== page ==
A cradle of civil war history, Prince William County, Virginia has a treasure trove of sites to keep any buff busy during their time in the area. In 1861, the young railroad town of Manassas hosted the first major battle of the Civil War. Enthusiasts can currently enjoy a four year commemoration of the 150th anniversary of the war.

Travelers can begin their exploration of the area by walking through Old Town Manassas and stopping by the visitor’s center in the train depot  for tips and information on local events happening in the area.

Old Town is also home to a popular farmer’s market on Thursdays and Saturdays which provides goods within a 150 mile radius of the city.

Just north of Old Town, visitors can walk the grounds of Manassas National Battlefield Park, an area steeped in history that attracts 900,000 visitors each year. The 5,000 acre park allows visitors to experience the views where two major battles of the Civil War took place in 1861 and 1862.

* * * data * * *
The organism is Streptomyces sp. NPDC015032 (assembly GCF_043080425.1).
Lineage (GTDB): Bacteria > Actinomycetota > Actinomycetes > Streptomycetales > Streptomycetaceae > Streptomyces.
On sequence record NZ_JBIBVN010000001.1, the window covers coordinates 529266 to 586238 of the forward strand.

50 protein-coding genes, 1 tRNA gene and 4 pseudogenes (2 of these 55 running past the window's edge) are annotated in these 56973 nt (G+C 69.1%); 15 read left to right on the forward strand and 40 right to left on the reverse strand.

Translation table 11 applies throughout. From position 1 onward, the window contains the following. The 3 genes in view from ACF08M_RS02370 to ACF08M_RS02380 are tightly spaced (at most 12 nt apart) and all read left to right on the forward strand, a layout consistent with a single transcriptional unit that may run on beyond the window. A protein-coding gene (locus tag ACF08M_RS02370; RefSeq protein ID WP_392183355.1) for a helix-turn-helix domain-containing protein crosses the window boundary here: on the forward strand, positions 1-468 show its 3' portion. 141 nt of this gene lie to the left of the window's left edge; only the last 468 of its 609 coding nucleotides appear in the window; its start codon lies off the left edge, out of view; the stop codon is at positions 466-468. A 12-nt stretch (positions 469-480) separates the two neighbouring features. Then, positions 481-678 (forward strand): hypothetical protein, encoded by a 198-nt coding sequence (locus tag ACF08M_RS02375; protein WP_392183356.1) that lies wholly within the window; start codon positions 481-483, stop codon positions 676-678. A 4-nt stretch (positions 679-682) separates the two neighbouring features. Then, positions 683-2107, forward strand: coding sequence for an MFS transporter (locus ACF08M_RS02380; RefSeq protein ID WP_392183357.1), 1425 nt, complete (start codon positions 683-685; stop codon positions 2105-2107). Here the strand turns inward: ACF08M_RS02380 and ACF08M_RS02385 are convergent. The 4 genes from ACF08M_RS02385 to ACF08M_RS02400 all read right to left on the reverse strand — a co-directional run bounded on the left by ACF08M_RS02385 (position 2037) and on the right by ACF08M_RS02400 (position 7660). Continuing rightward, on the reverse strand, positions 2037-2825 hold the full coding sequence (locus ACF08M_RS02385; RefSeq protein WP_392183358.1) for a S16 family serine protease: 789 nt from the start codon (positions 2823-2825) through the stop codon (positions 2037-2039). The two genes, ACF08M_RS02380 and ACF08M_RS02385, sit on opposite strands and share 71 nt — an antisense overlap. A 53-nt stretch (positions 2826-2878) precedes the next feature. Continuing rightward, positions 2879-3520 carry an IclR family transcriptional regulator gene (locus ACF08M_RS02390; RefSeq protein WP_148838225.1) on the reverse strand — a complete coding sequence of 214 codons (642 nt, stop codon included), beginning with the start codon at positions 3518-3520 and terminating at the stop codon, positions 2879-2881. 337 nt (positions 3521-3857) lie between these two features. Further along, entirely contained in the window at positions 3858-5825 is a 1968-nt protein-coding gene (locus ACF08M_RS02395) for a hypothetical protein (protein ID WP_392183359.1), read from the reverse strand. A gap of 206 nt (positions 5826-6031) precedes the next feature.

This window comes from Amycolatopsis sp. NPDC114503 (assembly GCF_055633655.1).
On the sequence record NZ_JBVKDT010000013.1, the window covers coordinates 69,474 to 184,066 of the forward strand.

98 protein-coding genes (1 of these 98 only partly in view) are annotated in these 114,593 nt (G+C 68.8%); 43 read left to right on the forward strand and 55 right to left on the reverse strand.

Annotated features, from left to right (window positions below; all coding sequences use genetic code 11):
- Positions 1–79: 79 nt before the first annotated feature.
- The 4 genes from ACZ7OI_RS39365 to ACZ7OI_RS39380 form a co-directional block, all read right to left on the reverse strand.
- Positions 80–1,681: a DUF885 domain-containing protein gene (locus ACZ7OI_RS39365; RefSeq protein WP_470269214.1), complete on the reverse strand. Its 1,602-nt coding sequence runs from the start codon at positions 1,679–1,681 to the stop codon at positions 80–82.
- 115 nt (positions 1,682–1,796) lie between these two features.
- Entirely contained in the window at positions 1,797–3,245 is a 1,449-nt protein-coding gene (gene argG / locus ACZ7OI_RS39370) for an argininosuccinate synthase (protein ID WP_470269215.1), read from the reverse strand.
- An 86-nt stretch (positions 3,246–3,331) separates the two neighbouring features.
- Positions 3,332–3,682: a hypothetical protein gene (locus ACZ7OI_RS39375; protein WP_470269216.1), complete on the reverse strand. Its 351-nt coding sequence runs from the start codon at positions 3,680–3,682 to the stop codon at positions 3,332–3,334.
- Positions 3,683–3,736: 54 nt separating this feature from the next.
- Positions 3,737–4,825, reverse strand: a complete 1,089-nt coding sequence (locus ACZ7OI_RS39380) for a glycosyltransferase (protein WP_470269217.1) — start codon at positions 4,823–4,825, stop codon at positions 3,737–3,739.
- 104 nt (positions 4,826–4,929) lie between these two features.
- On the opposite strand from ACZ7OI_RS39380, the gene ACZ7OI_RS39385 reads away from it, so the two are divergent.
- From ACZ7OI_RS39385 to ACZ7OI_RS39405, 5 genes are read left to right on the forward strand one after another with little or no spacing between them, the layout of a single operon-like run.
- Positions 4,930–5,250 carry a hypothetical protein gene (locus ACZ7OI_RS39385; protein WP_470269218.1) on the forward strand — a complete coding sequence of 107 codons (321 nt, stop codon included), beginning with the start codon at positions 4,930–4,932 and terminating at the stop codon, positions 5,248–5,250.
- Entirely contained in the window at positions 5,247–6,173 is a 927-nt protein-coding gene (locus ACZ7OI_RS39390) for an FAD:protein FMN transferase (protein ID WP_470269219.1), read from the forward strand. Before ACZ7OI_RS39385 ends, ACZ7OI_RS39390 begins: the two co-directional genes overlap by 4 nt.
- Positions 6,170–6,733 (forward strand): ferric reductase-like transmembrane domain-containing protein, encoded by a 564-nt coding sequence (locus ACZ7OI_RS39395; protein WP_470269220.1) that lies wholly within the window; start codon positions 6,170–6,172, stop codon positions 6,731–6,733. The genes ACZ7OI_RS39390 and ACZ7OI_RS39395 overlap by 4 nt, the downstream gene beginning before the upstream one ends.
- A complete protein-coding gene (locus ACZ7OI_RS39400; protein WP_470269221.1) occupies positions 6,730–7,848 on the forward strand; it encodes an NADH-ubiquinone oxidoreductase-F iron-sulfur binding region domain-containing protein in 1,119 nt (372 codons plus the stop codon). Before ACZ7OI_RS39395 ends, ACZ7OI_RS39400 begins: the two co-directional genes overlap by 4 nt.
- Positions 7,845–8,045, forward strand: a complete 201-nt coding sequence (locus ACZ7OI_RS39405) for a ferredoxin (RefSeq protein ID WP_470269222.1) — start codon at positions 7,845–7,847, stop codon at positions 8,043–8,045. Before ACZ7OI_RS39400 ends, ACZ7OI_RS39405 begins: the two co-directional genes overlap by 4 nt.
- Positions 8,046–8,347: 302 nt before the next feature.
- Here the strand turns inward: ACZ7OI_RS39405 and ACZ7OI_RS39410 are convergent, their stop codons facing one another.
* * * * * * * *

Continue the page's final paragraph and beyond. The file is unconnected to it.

South of Manassas in Occoquan, tours of the city mix in historical facts and tales of the paranormal with Haunted Occoquan tours with Kay Pietrewicz. The town was established in 1804 and residents from the past make the presence known throughout the town, whether it be puzzles that are mysteriously rearranged in a town’s gift shop or a mysterious face appearing in the mirror of the popular Occoquan Inn.

Kay is often called upon by the city’s residents and shop owners to investigate the premises with a variety of research methods and has appeared on Biography Channel’s “My Ghost Story”. Tours can fill up fast and advanced registration is a must.

Visitors can also get their history fix by booking a kayaking trip with the town mayor Earnie Porta. He’s written a book on the area and has a wealth of knowledge that he’s eager to share with visitors to the town.

Near the southern tip of the county, lies Quantico National Cemetery near the Quantico marine corps base in Triangle, VA. The cemetery lies on land used in the Civil War and honors the nation’s veterans.

Visitors can walk the memorial path and learn the history of the area and view monuments to wounded soldiers at the Purple Heart monument. A handout is available in the administration office with information on notable burials at the cemetery.

At nearby Prince William Forest Park, hikers have their choice of 37 miles of hiking trails and facilities built in 1930s and 40s by the Civilian Conservation Corps.

With so many different things to do in Prince William County, start planning your visit year round to get a very non-traditional history tour!